Transportation

Because being there is what's most important, WPC's Center for Transportation researches and analyzes the best practices for relieving traffic congestion by recapturing a vision of a system based on freedom of movement.

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The Vanpool Solution (Video Transcript) Part I

October 6, 2009 in Publications

This script is from an in-depth, four-part Policy Brief by the Washington Policy Center called Vanpools in the Puget Sound Region, The case for expanding vanpool programs to move the most people for the least cost.

Facts don't support commuter rail in Auburn/Maple Valley

October 6, 2009 in Blog

In April, Congressman Dave Reichert applied for a $600,000
appropriation
for a feasibility study to determine whether a commuter rail
system could connect the cities of Maple Valley and Covington with Auburn. Much
like Sound Transit’s Sounder Commuter Rail, the proposed route would use
existing BNSF rail tracks. The application claims there are five cities
interested in pursuing the federal money for the study: Covington, Maple
Valley, Black Diamond, Enumclaw, and Auburn.

Connecting suburban communities with transit is important,
but research shows that commuter rail is the worst option. To put it more simply,
low ridership does not justify the cost.

We don’t have to look further than our own back yard and Sound
Transit’s poor performance at running a commuter rail system. Even with using
existing BNSF tracks, the Sounder is extremely inefficient.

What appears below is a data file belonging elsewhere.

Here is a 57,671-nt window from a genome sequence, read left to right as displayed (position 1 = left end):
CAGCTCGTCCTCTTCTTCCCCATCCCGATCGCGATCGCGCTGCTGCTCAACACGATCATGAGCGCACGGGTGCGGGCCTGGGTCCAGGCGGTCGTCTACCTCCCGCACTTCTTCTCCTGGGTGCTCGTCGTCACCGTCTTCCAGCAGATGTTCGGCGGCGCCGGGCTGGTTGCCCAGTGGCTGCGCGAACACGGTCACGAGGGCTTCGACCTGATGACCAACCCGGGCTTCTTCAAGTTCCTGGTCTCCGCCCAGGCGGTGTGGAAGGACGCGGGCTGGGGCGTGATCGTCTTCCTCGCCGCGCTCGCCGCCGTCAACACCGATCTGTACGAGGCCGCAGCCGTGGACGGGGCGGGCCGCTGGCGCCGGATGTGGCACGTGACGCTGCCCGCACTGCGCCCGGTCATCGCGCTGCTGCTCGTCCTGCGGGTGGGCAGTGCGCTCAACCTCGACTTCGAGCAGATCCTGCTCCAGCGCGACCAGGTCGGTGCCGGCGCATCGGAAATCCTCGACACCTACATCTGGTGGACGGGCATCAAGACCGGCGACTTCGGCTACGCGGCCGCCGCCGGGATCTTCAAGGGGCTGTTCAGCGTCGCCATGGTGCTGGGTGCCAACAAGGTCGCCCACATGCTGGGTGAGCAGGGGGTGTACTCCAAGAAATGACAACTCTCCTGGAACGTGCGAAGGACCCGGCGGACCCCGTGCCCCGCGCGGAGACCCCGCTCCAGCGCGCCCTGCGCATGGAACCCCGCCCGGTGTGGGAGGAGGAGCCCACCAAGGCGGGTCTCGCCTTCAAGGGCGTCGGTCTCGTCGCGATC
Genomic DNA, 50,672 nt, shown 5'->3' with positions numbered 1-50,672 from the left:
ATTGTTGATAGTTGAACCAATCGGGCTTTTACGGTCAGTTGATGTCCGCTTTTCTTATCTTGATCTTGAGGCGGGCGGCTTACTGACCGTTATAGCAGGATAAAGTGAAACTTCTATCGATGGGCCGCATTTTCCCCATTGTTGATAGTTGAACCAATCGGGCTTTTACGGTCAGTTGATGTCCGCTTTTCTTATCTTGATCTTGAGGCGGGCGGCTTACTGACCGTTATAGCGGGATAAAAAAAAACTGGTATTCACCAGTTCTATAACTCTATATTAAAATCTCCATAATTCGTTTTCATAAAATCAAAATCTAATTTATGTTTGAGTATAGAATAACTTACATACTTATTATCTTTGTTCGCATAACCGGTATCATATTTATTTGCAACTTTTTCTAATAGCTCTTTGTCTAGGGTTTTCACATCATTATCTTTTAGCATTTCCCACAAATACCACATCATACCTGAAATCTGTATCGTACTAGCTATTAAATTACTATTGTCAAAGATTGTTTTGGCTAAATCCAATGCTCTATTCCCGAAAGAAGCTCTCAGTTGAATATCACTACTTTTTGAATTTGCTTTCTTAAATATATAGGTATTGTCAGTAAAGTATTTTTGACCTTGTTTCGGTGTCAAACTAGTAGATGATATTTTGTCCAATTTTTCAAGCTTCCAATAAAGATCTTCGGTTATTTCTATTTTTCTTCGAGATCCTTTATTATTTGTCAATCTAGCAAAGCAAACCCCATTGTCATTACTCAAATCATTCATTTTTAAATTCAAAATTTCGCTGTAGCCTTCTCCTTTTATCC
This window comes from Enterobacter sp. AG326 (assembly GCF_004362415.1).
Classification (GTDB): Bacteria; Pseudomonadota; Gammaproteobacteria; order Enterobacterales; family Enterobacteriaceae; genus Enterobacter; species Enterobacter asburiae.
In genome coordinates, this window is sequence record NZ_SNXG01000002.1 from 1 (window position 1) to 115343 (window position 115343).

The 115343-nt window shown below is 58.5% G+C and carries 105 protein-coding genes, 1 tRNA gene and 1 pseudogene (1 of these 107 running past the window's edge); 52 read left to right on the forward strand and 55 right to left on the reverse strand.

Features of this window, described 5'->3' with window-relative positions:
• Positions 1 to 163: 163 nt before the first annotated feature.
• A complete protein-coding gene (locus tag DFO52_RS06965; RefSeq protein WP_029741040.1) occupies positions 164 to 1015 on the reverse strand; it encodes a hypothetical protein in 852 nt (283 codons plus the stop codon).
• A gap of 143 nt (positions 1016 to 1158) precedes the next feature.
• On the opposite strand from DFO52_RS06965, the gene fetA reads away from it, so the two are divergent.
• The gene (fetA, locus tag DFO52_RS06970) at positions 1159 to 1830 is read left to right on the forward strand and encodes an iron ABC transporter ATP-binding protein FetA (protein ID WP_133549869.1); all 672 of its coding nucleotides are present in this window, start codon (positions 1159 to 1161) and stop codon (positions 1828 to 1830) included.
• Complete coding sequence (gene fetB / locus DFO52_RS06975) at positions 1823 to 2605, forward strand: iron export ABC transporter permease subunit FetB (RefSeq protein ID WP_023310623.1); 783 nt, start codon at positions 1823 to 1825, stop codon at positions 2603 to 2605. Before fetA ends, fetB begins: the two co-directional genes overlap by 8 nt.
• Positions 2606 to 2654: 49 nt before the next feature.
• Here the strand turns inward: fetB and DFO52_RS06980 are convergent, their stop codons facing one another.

The following table compares the expenditure per passenger
mile of commuter rail with other intercity transit modes. 

Untitled

The operating cost for the Sounder to move a single
passenger is .60 cents per mile. Accounting for capital costs, expenditures climb
to $5.39 per mile. When compared to other intercity transit modes, commuter
rail is three times more expensive than Sound Transit buses, six times more
than county buses and 27 times more expensive than vanpools.

It gets worse.

Another performance measure that reflects the social
benefits of transit is farebox recovery ratios, or the relationship between how
much operating expenses users and taxpayers cover. Traditional bus systems
generally recover about 20 percent of their operating costs from users, while
taxpayers subsidize the remaining 80 percent.

To look at it another way, consider the public must cover
their share of operating expenses with a subsidy, generally through increases
in sales taxes. This subsidy can vary based on the efficiency of a particular
transit mode and by the farebox recovery policy implemented by the legislative
body of each agency. The following table compares the operating costs per
boarding, operating revenues per boarding and the public subsidy required per
boarding for vanpools with other transit modes between 2002 and 2007.

Six Regional Vanpool Agencies

Sound Transit Buses**

Six Regional Bus Agencies

Sounder Commuter Rail

Operating
cost per boarding

$3.71

$6.56

$4.36

$14.34

Operating
revenue per boarding

$2.45

$1.43

$0.82

$3.68

Public
subsidy required per boarding

$1.26

$5.13

$3.54

$10.66

Between 2002 and 2007, the public paid about $1.26 for every
vanpool trip made in the Puget Sound region. In comparison, the public paid